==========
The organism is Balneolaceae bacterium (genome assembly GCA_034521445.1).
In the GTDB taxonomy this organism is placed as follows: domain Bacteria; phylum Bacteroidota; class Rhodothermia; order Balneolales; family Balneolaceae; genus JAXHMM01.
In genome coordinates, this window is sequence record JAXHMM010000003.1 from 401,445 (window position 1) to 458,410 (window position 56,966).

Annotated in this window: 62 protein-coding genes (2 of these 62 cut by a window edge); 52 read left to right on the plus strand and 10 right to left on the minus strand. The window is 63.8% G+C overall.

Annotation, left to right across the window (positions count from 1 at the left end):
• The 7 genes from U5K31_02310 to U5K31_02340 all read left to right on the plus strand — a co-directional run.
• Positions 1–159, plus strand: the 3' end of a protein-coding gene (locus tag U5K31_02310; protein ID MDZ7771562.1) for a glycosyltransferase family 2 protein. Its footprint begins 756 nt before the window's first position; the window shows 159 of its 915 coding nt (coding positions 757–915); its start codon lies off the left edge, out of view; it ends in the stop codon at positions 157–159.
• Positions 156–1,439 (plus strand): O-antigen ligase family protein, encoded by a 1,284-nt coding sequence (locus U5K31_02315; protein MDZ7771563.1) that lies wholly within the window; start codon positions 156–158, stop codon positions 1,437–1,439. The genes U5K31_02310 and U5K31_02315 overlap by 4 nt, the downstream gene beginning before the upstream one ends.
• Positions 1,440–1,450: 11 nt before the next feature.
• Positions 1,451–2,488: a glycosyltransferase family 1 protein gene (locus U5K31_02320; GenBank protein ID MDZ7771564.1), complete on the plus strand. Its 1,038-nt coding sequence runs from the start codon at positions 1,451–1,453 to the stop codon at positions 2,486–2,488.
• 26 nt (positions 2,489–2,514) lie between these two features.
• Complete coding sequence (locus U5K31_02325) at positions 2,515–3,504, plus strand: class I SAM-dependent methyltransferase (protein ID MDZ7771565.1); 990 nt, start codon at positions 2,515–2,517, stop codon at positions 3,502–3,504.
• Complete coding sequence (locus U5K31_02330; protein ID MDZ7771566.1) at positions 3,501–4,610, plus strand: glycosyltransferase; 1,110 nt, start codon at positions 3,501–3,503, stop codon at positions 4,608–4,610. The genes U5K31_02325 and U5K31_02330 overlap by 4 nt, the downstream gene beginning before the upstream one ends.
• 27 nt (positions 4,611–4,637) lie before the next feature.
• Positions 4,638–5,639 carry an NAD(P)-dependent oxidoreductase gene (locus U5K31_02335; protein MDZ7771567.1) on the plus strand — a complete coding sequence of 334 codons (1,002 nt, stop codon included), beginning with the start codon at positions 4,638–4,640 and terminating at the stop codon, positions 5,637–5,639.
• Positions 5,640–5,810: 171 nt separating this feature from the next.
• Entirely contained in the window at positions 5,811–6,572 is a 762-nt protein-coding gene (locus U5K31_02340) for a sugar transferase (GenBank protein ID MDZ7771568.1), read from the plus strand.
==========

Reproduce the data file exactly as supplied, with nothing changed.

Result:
The organism is Balneolaceae bacterium (genome assembly GCA_034521445.1).
In the GTDB taxonomy this organism is placed as follows: domain Bacteria; phylum Bacteroidota; class Rhodothermia; order Balneolales; family Balneolaceae; genus JAXHMM01.
In genome coordinates, this window is sequence record JAXHMM010000003.1 from 401,445 (window position 1) to 458,410 (window position 56,966).

Annotated in this window: 62 protein-coding genes (2 of these 62 cut by a window edge); 52 read left to right on the plus strand and 10 right to left on the minus strand. The window is 63.8% G+C overall.

Annotation, left to right across the window (positions count from 1 at the left end):
• The 7 genes from U5K31_02310 to U5K31_02340 all read left to right on the plus strand — a co-directional run.
• Positions 1–159, plus strand: the 3' end of a protein-coding gene (locus tag U5K31_02310; protein ID MDZ7771562.1) for a glycosyltransferase family 2 protein. Its footprint begins 756 nt before the window's first position; the window shows 159 of its 915 coding nt (coding positions 757–915); its start codon lies off the left edge, out of view; it ends in the stop codon at positions 157–159.
• Positions 156–1,439 (plus strand): O-antigen ligase family protein, encoded by a 1,284-nt coding sequence (locus U5K31_02315; protein MDZ7771563.1) that lies wholly within the window; start codon positions 156–158, stop codon positions 1,437–1,439. The genes U5K31_02310 and U5K31_02315 overlap by 4 nt, the downstream gene beginning before the upstream one ends.
• Positions 1,440–1,450: 11 nt before the next feature.
• Positions 1,451–2,488: a glycosyltransferase family 1 protein gene (locus U5K31_02320; GenBank protein ID MDZ7771564.1), complete on the plus strand. Its 1,038-nt coding sequence runs from the start codon at positions 1,451–1,453 to the stop codon at positions 2,486–2,488.
• 26 nt (positions 2,489–2,514) lie between these two features.
• Complete coding sequence (locus U5K31_02325) at positions 2,515–3,504, plus strand: class I SAM-dependent methyltransferase (protein ID MDZ7771565.1); 990 nt, start codon at positions 2,515–2,517, stop codon at positions 3,502–3,504.
• Complete coding sequence (locus U5K31_02330; protein ID MDZ7771566.1) at positions 3,501–4,610, plus strand: glycosyltransferase; 1,110 nt, start codon at positions 3,501–3,503, stop codon at positions 4,608–4,610. The genes U5K31_02325 and U5K31_02330 overlap by 4 nt, the downstream gene beginning before the upstream one ends.
• 27 nt (positions 4,611–4,637) lie before the next feature.
• Positions 4,638–5,639 carry an NAD(P)-dependent oxidoreductase gene (locus U5K31_02335; protein MDZ7771567.1) on the plus strand — a complete coding sequence of 334 codons (1,002 nt, stop codon included), beginning with the start codon at positions 4,638–4,640 and terminating at the stop codon, positions 5,637–5,639.
• Positions 5,640–5,810: 171 nt separating this feature from the next.
• Entirely contained in the window at positions 5,811–6,572 is a 762-nt protein-coding gene (locus U5K31_02340) for a sugar transferase (GenBank protein ID MDZ7771568.1), read from the plus strand.